It's a completely different story on the other end of the rack. Turning a left into a right carb involves a fair bit of thinking and machining. 

The first step was moderately easy once I summoned all my bravery to just drill into the casting. (As can be seen, I first tried to do a sort of lineboring job, but that didn't work, so I aligned a 16mm endmill with the casing and did what I had to do.)


Fun starts with the insert that needs to go in there. Because it has to be an inside and outside press-fit and has not too much wall thickness left, so each of the two will affect each other, if I c*ck it up. (Spoiler from this point onwards I do consider myself a proper engineer.) So turn it to 16.55mm as the bore in the case is slightly out of round and measures 16.52mm at the widest point.

Then took the seal out of the carb body. It's a relatively normal 10x14x3mm lip-seal and if it weren't for a lockdown, I could buy one of these over the counter, if I screwed up. As can be seen, it checks out to 14.08mm and goes into a 14.00 hole. (So Mikunis press-fit was chosen a lot tighter than mine.)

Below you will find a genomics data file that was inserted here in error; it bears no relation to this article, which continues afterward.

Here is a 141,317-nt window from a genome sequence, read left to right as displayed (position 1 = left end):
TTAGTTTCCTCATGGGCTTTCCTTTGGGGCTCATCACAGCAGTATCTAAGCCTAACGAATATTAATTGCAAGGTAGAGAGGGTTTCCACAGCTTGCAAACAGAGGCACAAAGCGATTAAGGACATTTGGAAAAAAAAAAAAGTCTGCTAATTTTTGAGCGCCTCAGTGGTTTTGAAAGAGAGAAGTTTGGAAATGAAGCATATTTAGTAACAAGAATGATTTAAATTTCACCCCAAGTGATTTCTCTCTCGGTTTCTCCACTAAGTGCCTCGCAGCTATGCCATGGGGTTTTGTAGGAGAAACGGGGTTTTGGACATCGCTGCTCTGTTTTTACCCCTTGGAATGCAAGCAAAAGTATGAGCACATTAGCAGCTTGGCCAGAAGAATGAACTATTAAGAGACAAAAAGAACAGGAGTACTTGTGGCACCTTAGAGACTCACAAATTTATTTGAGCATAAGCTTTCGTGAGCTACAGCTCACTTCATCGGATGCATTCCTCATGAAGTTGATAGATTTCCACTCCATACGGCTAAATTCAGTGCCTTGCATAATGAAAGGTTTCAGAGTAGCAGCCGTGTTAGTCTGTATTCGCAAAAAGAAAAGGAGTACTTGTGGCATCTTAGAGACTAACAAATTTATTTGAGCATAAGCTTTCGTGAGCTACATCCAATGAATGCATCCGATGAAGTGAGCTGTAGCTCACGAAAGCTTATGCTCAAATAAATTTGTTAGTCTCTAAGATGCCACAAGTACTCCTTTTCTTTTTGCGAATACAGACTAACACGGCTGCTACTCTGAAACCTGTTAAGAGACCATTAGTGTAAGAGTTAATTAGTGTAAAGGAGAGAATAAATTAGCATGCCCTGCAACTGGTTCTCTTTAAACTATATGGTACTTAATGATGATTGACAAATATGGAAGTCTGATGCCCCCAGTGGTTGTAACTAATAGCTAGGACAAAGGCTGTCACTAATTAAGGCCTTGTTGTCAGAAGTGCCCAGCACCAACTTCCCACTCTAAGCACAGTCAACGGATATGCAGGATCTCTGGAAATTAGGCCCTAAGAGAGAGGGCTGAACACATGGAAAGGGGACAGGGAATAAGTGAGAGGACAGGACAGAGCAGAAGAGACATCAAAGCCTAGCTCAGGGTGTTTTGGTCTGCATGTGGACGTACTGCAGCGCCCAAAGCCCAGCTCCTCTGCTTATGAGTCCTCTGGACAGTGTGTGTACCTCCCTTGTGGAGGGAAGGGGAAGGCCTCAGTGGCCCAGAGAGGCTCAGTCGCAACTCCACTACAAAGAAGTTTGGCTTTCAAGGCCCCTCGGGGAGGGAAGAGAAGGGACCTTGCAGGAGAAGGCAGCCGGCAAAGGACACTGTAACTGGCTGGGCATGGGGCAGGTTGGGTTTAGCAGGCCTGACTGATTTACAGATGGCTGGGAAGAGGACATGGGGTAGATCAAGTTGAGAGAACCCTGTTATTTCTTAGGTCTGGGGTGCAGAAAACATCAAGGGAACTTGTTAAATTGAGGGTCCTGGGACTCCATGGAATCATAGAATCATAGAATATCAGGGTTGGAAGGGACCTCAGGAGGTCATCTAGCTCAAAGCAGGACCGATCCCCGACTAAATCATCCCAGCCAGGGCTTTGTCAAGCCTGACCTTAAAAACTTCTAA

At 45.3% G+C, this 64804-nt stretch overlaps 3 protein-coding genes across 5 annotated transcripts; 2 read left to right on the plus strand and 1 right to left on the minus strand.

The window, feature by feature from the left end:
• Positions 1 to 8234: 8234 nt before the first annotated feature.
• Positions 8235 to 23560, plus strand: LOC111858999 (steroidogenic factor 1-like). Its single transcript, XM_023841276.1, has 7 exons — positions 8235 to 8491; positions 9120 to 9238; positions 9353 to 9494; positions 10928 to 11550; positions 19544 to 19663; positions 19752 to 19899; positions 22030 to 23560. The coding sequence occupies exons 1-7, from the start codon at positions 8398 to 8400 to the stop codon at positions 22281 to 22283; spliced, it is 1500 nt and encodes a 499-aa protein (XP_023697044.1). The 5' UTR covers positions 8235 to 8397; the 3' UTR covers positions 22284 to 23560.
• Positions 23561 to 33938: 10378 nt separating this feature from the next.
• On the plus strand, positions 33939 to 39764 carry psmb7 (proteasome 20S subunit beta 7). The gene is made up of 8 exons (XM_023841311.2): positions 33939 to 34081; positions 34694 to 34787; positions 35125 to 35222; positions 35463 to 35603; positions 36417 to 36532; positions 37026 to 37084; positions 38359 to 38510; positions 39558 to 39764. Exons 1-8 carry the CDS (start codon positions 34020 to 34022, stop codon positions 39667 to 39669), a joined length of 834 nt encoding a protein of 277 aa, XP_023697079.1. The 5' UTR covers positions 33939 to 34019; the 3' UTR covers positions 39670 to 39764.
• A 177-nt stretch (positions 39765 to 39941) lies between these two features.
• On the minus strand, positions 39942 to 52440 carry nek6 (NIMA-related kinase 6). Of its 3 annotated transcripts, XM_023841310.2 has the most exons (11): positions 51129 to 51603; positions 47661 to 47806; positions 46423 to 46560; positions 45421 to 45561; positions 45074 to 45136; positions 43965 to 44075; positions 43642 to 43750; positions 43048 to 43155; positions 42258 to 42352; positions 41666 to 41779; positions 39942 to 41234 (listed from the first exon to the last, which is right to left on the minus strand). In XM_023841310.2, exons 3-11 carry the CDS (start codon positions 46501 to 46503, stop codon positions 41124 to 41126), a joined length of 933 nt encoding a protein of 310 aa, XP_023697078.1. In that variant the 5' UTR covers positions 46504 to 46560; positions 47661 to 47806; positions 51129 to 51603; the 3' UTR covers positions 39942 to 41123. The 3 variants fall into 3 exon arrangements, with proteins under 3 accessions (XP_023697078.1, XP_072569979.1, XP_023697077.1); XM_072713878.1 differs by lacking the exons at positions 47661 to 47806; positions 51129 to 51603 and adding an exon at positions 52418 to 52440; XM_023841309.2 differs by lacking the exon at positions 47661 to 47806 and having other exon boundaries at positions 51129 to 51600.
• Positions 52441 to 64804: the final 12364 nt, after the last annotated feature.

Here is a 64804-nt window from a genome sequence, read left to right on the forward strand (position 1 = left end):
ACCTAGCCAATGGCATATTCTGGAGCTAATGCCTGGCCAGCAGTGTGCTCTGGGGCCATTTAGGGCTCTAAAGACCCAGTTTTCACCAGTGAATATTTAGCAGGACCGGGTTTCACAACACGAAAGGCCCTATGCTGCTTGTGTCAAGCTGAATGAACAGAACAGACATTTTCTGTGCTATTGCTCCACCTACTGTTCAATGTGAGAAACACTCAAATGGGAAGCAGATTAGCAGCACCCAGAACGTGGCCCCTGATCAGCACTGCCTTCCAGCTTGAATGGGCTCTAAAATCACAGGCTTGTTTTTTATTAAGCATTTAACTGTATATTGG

Test fit on the lathe - wall thickness around 0.75mm (16.55-14.00mm) and yes, it distorts with the seal inserted. So I gave it another lick on the lathe and at least at that point it was round again.

Pressed into the casing, thanks to a light taper on the backside, it centered nicely and started with finger pressure.

Couple of tap-taps later and it sat all the way in and the shaft didn't bind up.

Making a solid 4mm tall, 14.00mm plug for a 13.95mm hole was almost relaxing at this point. Also, MGEHR-tools leave a beautiful finish. The 14.00mm were hit going straight down from 15.1x and this was the moment, when my ego politely pointed out that it was due for its own postcode.